Pulling out of your driveway onto Ohio roads places you in danger. Real risks of injury or death overshadow every trip made by motor vehicle. Traffic deaths have climbed in the years since national roadway fatalities dipped to a low of 32,479 in 2011. As a result, safety advocates have strongly criticized the National Highway Traffic Safety Administration, which is the federal agency tasked with addressing the issue. Their complaints highlight apparent inaction, foot dragging, and lack of funding.
Slow down in safety enforcement
Opinions vary according to people’s perspectives, but hard data paints a picture of reduced enforcement at the NHTSA. Part of the agency’s mission includes confronting automakers and parts manufacturers over defects that endanger motorists. Since 2017, the agency has pursued only seven cases against manufacturers for penalties totaling $231,270,000. During the eight years prior to 2017, NHTSA collected penalties of $685,079,550 for 49 complaints.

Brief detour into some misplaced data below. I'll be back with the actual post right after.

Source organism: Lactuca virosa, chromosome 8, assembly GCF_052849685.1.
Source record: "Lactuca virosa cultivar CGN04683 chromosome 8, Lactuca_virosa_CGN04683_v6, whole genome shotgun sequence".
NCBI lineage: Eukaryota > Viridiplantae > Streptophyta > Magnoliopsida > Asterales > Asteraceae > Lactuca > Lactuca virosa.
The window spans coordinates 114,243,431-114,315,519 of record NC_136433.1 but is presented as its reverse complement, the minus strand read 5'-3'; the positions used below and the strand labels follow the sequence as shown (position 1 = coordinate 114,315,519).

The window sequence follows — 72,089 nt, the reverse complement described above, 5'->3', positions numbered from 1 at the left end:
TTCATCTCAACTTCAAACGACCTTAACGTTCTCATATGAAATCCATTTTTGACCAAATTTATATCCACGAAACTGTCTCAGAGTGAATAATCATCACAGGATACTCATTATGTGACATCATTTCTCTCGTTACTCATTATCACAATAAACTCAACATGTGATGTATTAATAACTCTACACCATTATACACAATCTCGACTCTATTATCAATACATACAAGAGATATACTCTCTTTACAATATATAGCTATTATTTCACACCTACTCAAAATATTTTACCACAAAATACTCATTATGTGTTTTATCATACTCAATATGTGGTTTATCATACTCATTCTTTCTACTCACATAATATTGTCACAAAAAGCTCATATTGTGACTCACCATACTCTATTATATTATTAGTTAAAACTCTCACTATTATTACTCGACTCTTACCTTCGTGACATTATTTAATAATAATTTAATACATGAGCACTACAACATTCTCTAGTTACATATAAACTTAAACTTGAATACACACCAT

Underfunded and understaffed
A former NHTSA deputy administrator complained about a constant lack of resources for the agency. Another former official at the agency said that a small staff left safety enforcement at a disadvantage against large corporations with large staffs of lawyers and engineers.
In this environment, the agency has missed Congressional deadlines to update safety standards. Instead, the NHTSA promotes voluntary agreements with automakers and safety recommendations over enforceable regulations.
Victims have personal injury law
Regardless of the strength or weakness of traffic safety regulations, victims of negligent drivers and defective auto parts have a legal right to seek financial damages. These cases start as personal injury insurance claims in which large companies could have an advantage over individual injury victims. Instead of dealing with the situation on your own, you may want to obtain legal support during an accident investigation, settlement negotiation, or trial.